Starter Benjamin Franklin Thomas Edison Have you heard of these people? Why are they significant?
Benjamin Franklin – Proved that lightning was electricity by flying a kite in a lightning storm – Helped people understand the principles of electricity Thomas Edison – Invented the electrical light bulb
Lesson Outcomes Level 3 – Name a material that conducts electricity and a material that insulates electricity Level 4 – be able to build a circuit using the circuit boards Know the difference between a complete and an incomplete circuit Level 5 – be able to name the components in the circuits and draw symbols for them
What is electricity? Electricity is a form of energy It flows through certain materials, called conductors Materials which electricity can’t flow through are called insulators
Insulator or conductor? Decide which of these materials can conduct electricity: metal Plastic Wood Water People
What is an Electrical Circuit? A circuit is an electrical device that provides a path for electricity to flow
Complete or Incomplete? A complete circuit is where all the components of a circuit are joined up and there are no gaps The pathway for electricity is complete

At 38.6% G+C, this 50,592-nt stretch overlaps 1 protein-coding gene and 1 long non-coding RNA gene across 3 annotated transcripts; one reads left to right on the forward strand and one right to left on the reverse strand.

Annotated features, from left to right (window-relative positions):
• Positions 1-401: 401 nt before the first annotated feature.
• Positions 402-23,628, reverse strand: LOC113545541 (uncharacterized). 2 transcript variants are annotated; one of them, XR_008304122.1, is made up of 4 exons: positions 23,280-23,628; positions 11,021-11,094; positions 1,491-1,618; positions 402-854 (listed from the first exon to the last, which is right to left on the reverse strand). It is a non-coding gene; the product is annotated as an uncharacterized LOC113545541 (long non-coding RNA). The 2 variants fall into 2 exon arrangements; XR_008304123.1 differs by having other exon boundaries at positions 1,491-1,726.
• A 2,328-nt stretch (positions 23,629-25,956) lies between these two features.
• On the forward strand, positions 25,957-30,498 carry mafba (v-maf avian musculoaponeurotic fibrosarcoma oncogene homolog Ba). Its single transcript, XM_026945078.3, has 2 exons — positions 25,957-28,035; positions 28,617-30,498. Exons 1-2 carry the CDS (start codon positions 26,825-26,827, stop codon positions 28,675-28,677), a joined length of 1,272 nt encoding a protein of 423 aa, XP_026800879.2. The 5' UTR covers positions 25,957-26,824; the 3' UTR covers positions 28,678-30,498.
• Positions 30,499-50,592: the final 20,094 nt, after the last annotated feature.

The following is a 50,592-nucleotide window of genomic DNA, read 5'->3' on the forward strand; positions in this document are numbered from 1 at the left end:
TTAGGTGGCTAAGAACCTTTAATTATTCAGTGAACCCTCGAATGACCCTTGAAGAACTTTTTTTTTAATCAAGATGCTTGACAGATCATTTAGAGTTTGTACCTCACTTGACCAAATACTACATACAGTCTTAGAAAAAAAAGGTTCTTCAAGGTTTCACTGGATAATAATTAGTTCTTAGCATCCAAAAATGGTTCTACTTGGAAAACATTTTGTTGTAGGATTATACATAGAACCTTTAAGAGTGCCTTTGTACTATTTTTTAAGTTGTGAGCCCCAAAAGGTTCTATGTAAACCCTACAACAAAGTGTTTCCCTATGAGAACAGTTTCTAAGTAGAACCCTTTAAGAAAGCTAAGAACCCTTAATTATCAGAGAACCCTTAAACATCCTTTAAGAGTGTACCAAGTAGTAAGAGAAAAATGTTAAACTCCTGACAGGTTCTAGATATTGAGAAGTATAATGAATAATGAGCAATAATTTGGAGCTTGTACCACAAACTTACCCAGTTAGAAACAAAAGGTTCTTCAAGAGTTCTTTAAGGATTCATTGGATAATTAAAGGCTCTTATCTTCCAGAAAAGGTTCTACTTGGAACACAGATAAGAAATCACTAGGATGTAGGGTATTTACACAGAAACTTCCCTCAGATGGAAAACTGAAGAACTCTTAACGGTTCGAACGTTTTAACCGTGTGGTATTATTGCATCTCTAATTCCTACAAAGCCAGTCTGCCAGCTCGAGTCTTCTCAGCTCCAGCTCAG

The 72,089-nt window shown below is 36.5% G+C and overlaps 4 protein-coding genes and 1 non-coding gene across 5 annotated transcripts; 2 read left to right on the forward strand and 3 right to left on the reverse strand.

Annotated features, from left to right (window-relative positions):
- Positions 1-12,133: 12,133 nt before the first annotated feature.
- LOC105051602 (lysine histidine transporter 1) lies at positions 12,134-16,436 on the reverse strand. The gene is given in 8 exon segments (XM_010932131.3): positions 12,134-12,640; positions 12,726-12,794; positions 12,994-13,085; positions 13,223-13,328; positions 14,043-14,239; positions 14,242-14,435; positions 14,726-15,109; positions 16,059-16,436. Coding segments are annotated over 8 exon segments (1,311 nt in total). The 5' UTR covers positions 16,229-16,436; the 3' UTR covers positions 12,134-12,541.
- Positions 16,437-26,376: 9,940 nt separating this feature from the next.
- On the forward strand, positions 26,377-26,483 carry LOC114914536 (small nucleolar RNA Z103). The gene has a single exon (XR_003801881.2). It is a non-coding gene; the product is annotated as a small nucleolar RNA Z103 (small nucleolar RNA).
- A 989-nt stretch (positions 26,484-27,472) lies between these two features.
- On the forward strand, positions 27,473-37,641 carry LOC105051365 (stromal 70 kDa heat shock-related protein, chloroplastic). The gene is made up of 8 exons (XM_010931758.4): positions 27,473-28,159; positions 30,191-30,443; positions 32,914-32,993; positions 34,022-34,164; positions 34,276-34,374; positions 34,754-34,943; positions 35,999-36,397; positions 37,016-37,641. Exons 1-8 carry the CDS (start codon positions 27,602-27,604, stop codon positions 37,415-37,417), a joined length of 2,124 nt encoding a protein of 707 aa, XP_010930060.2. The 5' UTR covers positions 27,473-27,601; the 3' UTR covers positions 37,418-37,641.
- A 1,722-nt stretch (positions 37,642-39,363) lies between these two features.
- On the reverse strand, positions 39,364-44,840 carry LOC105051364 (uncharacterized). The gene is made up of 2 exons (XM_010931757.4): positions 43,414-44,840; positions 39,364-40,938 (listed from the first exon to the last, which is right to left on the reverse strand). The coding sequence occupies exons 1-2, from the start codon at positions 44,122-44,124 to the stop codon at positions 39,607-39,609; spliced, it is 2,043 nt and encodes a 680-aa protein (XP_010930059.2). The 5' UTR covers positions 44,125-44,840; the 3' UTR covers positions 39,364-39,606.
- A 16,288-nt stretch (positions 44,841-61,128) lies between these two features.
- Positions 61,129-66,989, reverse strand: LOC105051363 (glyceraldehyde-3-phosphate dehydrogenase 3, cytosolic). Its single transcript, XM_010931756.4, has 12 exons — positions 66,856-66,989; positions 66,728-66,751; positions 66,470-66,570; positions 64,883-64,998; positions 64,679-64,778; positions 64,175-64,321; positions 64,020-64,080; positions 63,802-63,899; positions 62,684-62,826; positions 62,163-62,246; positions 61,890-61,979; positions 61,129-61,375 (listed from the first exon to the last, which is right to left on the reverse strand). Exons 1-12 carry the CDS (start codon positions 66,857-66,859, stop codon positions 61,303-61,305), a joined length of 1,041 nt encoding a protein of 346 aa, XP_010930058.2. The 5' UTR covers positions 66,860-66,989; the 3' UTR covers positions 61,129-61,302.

Complete or Incomplete? An incomplete circuit is where the pathway for electricity is broken The electricity cannot flow
Component Symbols – a cell A cell is what gives the circuit power The long line is the positive end The short line is the negative end
Battery A battery is made up of 2 or more cells It gives the circuit power It is important that each cell faces the right way
Switch A switch can be open (as shown) or closed When the switch is open, the circuit is incomplete – no electricity can flow What happens when the switch is closed?
Bulb / Lamp The lamp lights up when electricity flows through it What would happen to a lamp if there was an open switch in the circuit?
Voltmeter The voltmeter measures the voltage of the circuit This is the push of electricity around the circuit
Ammeter The ammeter measures the current in the circuit This is the flow of electricity around the circuit